Merrill Sandell

member: Merrill Sandell
Hearing Dates: May 14, 2003

Charges of Professional Misconduct

  • Failing to keep records as required;

Brief Synopsis of Facts

  • The member during the period of early 1998 to June of 2001 practiced at a sports club where he conducted numerous Massage Therapy treatments;
  • In relation to most of the clients seen by the member, the member’s client records included only the personal health information sheet on which the clients reported their own health history and some notes relating to payments owed to the member;
  • The records kept by the member did not include the information required by the applicable sections of the regulations governing Massage Therapists;
  • The member alleged that more complete records were kept on a computer data base but the records were erased during a change in his computer operating system
  • The member failed to ensure that the computer records were secure from this kind of loss as required by the applicable regulations.
  • The member pleaded guilty to the charges.

Decision

The panel accepted the member’s guilty plea and therefore found him guilty of the charge of professional misconduct.

Penalty

  • Three ( 3) months suspension to be remitted if the member completes a record-keeping course; and
  • Costs of $500.00

Panel’s Reasons For Decision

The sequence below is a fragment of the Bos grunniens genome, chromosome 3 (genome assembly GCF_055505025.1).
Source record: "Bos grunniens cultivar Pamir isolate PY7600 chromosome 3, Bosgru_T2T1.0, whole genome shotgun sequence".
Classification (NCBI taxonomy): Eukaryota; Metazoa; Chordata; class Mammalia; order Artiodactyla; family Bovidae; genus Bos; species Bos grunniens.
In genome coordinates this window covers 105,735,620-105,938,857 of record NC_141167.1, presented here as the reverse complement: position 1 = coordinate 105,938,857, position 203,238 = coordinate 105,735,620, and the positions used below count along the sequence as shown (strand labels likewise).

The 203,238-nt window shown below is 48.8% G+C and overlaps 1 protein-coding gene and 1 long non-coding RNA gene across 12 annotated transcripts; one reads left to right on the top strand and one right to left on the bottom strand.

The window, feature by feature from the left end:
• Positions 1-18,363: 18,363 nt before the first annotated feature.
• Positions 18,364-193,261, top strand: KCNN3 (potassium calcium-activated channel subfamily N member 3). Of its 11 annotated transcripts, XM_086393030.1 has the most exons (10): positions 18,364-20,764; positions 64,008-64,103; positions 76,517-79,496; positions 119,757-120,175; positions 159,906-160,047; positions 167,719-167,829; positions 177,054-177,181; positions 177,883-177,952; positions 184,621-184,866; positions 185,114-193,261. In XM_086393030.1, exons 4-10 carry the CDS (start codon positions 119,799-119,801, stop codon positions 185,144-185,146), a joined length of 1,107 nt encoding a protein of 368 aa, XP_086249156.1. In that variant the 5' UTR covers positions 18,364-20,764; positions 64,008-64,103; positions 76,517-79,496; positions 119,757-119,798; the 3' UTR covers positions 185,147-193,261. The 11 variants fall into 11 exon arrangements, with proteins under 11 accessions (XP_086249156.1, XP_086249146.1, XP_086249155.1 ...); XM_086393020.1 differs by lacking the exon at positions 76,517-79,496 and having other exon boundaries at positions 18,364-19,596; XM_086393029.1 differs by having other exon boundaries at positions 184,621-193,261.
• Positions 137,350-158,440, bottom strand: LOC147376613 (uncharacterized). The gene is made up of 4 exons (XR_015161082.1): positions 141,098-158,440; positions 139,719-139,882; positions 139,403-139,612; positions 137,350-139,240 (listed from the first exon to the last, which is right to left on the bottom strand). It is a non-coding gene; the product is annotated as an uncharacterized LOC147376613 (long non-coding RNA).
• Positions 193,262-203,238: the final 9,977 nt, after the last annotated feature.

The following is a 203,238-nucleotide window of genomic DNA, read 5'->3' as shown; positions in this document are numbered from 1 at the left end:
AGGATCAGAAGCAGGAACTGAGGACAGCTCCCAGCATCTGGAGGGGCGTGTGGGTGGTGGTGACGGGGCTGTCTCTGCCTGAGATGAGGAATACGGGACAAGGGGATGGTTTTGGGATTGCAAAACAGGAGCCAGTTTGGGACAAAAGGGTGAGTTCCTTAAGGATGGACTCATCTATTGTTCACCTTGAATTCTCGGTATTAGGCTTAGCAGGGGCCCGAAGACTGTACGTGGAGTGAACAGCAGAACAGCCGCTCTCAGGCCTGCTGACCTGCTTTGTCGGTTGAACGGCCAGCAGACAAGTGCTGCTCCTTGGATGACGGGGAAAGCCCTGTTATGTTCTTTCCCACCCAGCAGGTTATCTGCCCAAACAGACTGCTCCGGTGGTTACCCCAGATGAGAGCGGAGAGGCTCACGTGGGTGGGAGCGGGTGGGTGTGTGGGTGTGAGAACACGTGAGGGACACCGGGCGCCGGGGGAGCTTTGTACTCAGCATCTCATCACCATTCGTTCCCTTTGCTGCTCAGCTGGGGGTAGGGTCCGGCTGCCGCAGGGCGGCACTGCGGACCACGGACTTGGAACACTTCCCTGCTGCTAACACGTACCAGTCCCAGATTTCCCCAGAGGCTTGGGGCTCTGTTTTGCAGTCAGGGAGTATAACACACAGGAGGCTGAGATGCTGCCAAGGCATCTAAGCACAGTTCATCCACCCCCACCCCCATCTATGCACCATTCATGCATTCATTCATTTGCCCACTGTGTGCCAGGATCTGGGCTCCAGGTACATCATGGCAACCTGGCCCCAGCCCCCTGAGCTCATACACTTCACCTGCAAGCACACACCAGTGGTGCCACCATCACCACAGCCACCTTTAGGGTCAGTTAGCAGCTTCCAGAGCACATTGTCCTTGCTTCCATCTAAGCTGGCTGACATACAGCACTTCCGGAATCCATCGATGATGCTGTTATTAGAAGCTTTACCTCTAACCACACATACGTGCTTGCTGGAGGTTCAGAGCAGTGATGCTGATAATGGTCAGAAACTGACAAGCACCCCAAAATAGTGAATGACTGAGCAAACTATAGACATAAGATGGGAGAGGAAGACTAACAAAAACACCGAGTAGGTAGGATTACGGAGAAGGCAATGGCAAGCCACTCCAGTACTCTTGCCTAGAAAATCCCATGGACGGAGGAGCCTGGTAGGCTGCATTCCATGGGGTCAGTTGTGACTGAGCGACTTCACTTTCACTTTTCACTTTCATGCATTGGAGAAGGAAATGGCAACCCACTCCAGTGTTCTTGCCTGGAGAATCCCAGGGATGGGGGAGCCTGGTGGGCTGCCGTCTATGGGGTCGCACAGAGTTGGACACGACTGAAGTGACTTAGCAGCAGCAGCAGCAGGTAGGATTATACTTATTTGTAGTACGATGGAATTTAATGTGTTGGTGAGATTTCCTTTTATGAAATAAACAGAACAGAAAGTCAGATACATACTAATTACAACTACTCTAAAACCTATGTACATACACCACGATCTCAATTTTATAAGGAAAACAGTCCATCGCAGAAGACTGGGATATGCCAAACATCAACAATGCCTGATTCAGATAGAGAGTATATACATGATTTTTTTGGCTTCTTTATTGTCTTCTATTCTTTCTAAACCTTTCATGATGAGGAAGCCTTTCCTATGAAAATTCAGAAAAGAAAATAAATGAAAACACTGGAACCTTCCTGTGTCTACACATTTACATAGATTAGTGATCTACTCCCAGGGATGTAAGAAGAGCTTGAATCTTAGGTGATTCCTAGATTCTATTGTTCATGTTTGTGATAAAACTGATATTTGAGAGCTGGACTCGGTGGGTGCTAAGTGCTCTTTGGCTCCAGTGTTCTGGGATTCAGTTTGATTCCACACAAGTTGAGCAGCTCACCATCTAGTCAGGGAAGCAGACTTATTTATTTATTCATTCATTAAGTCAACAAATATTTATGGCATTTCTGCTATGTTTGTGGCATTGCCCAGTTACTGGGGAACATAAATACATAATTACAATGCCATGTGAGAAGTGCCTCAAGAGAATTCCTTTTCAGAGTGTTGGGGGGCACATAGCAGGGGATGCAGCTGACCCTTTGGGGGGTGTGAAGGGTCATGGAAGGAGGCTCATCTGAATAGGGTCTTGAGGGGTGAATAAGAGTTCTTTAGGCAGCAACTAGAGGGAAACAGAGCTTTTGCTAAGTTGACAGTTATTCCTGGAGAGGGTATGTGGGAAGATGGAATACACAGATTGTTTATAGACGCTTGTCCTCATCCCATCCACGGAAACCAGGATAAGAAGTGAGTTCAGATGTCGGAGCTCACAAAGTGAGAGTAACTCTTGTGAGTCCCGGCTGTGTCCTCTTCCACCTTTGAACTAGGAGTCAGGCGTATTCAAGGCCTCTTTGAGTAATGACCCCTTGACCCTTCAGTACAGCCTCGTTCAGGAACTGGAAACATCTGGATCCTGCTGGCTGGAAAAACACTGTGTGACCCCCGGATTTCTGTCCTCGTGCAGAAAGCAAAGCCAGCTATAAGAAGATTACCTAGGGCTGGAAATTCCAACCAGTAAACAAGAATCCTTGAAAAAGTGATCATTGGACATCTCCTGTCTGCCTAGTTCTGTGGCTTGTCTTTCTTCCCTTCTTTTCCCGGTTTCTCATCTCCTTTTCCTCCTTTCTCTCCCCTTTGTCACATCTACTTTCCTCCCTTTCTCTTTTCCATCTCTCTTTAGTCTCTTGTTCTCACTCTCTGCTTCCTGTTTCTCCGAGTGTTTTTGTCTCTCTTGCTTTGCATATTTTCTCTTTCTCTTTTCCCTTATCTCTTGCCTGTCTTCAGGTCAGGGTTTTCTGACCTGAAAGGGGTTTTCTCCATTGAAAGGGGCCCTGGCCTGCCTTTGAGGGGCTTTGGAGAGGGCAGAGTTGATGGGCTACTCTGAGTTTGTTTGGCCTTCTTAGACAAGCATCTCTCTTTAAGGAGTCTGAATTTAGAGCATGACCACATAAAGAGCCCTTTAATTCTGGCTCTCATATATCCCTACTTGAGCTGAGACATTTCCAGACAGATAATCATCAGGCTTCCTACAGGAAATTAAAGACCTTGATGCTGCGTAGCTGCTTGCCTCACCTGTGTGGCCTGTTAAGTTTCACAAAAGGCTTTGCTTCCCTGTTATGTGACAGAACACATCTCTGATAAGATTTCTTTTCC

The panel found that the facts of the case supported the guilty plea and a finding of guilt. The panel wished to make it clear to the member and the profession that client records are essential to the practice of the profession. The panel was concerned that the member failed to take appropriate precautions to safeguard his clients’ records when it was quite reasonable to assume that computers malfunction. The panel finds that had the member taken precautions that contemplated a ‘computer crash’ this matter may well have not come to this stage. The panel was extremely concerned that the member’s failure to take such precautions resulted in a significant number of clients who can no longer access information relating to the treatments they received. The panel recognized the special circumstances in this case when determining the penalty as the member was residing in British Columbia at the time of the hearing and for this reason only was a remission of the suspension period considered. The panel was of the opinion that the penalty imposed ensured that if the member returned to an immediate practice in Ontario he could only do so if he completed the required course. If however the member did not complete the course work and return to Ontario he would be required to serve his suspension period immediately.